Similarly to regular soda, drinking diet sodas like Coke Zero is associated with an increased risk of tooth erosion.
One of the main ingredients in Coke Zero is phosphoric acid.
One study on human teeth noted that phosphoric acid causes mild enamel and tooth erosion (13).
Another study observed that Coca-Cola Light (Diet Coke), which differs from Coke Zero only in that it contains both phosphoric and citric acid, caused enamel and tooth erosion in freshly extracted cow’s teeth in just 3 minutes (14, 15).
Still, keep in mind that citric acid has been found to erode teeth more than phosphoric acid, which suggests that Coke Zero may affect tooth enamel slightly less than Diet Coke (13).
Additionally, Diet Coke had less erosive effects than other beverages, such as Sprite, Mountain Dew, and apple juice (14).
The acidic pH level of Coke Zero is associated with an increased risk of enamel and tooth erosion, though it may affect your teeth less than other acidic beverages.
Coke Zero is sugar-free. However, the sugar substitutes it contains may not necessarily be a healthier option for people looking to reduce their risk of diabetes.
A 14-year study in 66,118 women observed an association between drinking artificially sweetened beverages and an increased risk of type 2 diabetes (16).
Another study in 2,019 people showed a link between both sugar-sweetened drinks and artificially sweetened diet beverages and type 2 diabetes, suggesting that switching to diet soda may not lower your diabetes risk (17).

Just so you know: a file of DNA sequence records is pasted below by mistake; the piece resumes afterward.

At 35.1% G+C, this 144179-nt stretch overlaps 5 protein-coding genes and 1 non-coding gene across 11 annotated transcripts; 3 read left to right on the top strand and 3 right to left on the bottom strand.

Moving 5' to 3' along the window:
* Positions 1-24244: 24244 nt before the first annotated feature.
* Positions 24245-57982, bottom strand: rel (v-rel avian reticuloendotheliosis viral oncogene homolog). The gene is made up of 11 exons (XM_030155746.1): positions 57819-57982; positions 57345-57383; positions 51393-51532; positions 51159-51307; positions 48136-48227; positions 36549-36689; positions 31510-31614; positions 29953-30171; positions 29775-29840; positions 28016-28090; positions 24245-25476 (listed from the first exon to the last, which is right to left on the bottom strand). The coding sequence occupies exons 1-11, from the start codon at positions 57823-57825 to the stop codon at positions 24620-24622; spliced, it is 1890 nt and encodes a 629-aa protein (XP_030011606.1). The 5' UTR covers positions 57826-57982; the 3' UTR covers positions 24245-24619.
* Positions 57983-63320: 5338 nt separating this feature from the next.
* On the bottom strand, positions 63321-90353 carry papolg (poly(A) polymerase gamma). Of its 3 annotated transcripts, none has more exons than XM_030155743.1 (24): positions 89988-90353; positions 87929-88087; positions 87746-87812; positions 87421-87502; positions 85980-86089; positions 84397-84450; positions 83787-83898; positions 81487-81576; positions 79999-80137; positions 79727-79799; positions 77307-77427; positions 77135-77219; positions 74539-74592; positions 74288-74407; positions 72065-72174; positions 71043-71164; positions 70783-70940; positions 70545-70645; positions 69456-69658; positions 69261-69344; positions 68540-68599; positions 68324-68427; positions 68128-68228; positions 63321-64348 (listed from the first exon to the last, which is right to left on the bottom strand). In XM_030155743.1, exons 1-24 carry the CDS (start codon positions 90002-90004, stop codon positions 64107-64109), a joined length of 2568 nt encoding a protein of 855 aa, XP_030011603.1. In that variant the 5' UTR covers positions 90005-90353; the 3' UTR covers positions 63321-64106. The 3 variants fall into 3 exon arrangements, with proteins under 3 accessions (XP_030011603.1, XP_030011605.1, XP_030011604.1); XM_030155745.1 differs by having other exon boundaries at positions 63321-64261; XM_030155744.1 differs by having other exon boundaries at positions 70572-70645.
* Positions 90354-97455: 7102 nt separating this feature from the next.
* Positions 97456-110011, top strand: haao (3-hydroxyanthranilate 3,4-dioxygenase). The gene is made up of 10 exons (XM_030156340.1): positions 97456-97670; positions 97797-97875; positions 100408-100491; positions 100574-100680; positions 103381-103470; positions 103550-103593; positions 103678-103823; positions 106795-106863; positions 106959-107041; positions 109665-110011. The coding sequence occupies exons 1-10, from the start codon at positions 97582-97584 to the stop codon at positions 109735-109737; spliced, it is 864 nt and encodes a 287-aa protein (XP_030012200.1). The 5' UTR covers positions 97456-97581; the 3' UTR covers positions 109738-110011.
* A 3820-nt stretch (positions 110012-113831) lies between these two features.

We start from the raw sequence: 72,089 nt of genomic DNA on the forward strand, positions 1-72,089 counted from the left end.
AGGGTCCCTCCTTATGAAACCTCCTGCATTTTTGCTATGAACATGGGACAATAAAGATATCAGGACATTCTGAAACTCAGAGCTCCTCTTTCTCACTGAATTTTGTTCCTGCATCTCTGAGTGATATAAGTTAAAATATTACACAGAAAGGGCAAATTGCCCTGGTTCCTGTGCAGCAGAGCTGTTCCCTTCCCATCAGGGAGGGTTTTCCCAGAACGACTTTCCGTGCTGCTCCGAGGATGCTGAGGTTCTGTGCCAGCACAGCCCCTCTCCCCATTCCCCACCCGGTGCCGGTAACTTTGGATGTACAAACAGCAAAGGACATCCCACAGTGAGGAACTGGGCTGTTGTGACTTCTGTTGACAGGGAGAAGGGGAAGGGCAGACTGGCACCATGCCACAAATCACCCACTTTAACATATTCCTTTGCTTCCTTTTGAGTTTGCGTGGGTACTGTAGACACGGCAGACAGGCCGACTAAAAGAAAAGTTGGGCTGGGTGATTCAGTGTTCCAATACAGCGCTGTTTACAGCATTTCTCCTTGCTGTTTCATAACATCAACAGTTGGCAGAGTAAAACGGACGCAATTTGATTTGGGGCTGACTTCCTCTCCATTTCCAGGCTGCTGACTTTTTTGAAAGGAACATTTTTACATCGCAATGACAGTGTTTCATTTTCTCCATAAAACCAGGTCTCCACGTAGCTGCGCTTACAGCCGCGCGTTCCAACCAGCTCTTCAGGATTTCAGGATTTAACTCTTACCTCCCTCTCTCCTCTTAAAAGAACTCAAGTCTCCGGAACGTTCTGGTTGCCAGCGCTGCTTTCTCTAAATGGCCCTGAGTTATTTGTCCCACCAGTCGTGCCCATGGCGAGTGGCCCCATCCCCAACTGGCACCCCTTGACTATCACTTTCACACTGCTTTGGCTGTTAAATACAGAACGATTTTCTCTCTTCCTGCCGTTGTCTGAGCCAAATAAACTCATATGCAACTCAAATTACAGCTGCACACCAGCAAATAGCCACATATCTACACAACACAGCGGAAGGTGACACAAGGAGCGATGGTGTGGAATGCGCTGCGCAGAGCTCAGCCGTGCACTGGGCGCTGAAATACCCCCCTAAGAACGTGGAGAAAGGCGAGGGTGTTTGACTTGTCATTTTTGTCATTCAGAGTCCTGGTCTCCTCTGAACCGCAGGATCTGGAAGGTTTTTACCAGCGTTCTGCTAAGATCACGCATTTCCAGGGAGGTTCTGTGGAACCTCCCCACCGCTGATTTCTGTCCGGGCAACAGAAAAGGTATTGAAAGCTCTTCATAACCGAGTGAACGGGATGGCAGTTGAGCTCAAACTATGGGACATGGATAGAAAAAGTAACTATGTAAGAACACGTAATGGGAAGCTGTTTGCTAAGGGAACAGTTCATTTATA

What’s more, in an 8-year study in 64,850 women, consuming artificially sweetened beverages increased the risk of diabetes by 21%, though the risk for those drinking sugar-sweetened beverages was even higher at 43% (18).
Interestingly, other studies have found opposing results.
A 14-year study in 1,685 middle-aged adults did not find any association between diet soda intake and an increased risk of prediabetes (19).
The results from these studies are conflicting and don’t provide an exact explanation of how artificially sweetened beverages increase your risk of diabetes. Therefore, more research is needed.
Though Coke Zero is sugar-free, its artificial sweeteners are controversial. Still, research on the effects of artificial sweeteners on diabetes risk is mixed, and more studies are needed to fully understand a possible connection.
Artificially sweetened beverages like Coke Zero have been linked to other health issues, including:
Further research is needed to determine the exact effects of Coke Zero and other diet beverages on your health.
Coke Zero and other diet sodas are linked to alterations in the gut microbiome and an increased risk of osteoporosis and heart and kidney disease. However, more research is needed.
Coke Zero does not add nutritional value to your diet, and the long-term effects of drinking diet sodas are still unclear.
If you want to reduce your sugar or regular soda intake, opt for healthier, low-sugar drinks like herbal tea, fruit-infused water, and black coffee — and leave Coke Zero on the shelf.